AC plugs have been hard to get for a long time in the pre 1937 nomenclature. I just acquired a set of eight recently, (last month) and you dont want to know how much I have in them. They are going on our Pebble Beach car this week. The ultimate in details to compete in the stratosphere. These are the factory called for heat range, hotter plugs would be better for today's modern fuel. I would like two more sets for V12's.  I would run Autolite for a modern plug. My best, Ed

IMG_4926.JPG

Share this post


Link to post
Share on other sites
10 minutes ago, edinmass said:

I just acquired a set of eight recently, (last month) and you dont want to know how much I have in them. They are going on our Pebble Beach car this week.

Ed, I hope they work well for you--the old plugs are the ultimate detail.  But in the last couple of months of the Cadillac and LaSalle Club's magazine, the tech editor tested NOS AC plugs with a >75% failure rate right out of the box.  He attributed the failure to the sealing materials and technique used on the porcelain.  So I recommend you be prepared with Brand X of your choice for the Tour (see you there) and perhaps save the NORS ACs for Sunday judging.

Share this post


Link to post
Share on other sites
2 hours ago, edinmass said:

I just acquired a set of eight recently, (last month) and you dont want to know how much I have in them.

 

Ed: Thank you for posting the picture. I suspect it is the only one of an AC K-7 on the web. Any chance of a close up of one plug? How tall are they? Are they 13/16 hex?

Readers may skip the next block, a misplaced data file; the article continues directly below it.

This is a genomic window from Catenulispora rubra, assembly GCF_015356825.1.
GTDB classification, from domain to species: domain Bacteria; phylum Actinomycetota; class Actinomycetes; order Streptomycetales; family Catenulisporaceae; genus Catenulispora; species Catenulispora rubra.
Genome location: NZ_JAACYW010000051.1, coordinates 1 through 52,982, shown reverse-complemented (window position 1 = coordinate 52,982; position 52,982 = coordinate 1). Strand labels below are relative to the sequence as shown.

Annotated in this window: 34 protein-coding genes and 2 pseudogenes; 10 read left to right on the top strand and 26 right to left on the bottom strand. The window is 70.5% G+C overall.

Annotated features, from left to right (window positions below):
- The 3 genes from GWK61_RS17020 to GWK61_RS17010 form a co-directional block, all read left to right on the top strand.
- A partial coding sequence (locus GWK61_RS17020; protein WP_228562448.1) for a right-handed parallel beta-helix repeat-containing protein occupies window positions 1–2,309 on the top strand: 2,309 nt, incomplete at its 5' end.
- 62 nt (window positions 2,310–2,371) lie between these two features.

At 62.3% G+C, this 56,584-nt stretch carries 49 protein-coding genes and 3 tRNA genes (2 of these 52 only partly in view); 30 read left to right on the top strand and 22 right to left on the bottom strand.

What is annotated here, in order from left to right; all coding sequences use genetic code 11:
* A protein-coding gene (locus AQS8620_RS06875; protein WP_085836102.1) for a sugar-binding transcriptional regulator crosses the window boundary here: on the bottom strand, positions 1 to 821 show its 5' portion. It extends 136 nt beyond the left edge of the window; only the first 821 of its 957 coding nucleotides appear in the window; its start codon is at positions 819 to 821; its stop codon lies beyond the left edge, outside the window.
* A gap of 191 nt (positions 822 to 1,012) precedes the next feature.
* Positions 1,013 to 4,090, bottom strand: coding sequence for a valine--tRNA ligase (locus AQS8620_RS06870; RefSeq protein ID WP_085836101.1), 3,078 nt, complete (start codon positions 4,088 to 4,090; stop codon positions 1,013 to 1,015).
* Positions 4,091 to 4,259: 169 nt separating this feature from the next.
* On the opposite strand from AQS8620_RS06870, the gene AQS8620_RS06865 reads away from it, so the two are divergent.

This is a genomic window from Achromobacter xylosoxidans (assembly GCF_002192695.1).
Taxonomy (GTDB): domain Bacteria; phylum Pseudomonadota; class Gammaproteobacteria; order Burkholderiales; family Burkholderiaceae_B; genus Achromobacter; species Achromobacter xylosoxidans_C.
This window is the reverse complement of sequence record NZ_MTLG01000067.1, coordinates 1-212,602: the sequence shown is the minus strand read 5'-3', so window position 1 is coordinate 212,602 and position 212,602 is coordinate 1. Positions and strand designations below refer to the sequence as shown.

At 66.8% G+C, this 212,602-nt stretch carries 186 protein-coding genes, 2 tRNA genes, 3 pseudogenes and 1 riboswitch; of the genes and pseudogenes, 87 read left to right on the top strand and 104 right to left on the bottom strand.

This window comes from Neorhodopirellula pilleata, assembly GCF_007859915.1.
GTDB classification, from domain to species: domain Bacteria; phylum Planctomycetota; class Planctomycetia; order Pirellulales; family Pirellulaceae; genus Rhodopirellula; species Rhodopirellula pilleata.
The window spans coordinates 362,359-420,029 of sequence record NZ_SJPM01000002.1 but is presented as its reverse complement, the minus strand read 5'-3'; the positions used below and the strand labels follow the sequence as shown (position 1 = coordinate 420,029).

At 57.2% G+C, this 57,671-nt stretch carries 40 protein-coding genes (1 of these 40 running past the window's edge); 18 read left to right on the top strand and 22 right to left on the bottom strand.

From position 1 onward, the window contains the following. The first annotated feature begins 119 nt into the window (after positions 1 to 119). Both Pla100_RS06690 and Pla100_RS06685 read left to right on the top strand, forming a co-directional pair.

Edited by Bloo
.. (see edit history)

Share this post


Link to post
Share on other sites

The chart appears to be post war.

Share this post


Link to post
Share on other sites

Bloo.......the plugs are installed in our car, and it's at Pebble Beach. We are in the Packard class. I'll take a few photos tomorrow while we are detailing it. 

  • Like 1

Share this post


Link to post
Share on other sites
1 hour ago, Larry Schramm said:

Looks like a modern AC-45.  Would need to see the insulator tip to be sure.

I think there is a photo of it on the link.

Share this post


Link to post
Share on other sites
6 hours ago, Spinneyhill said:

Here is a K-10.

 

Thanks! I followed that to an auction and there were several more pictures. Look at how much taller the metal part looks than edinmass's K-7. Apparently they accommodated the longer (hotter) insulator that way.

 

Larry: here's the tip.

 

Single-Antique-Vintage-Ac-K10-Spark-Plug

 

Edited by Bloo
.. (see edit history)

Share this post


Link to post
Share on other sites
On 8/15/2017 at 8:13 PM, Grimy said:

But in the last couple of months of the Cadillac and LaSalle Club's magazine, the tech editor tested NOS AC plugs with a >75% failure rate right out of the box.  He attributed the failure to the sealing materials and technique used on the porcelain. 

Could someone  post the article or post the details of this test  which resulted in more than 75% failure on AC spark plugs? 

I'm not a club member as I don't own a Cadillac-LaSalle, but I am very interested in how the test was done and which spark plugs were effected.  I think we all could benefit from these results.

Thanks

Share this post


Link to post
Share on other sites

Scott, I'm pretty sure the material is copyrighted, but you might contact the author, John Washburn, at

johnDOTwashburn47  AT  gmail  DOT  com   I corresponded with him on his series on problems with NOS condensers, and he was willing to help.

Share this post


Link to post
Share on other sites

NOS condensers are like year old bread.

They are all dried out but make nice ornaments.......if you enjoy looking at condensers....... :P

Share this post


Link to post
Share on other sites

Create an account or sign in to comment

You need to be a member in order to leave a comment

Create an account

Sign up for a new account in our community. It's easy!

Register a new account

Sign in

Already have an account? Sign in here.

Sign In Now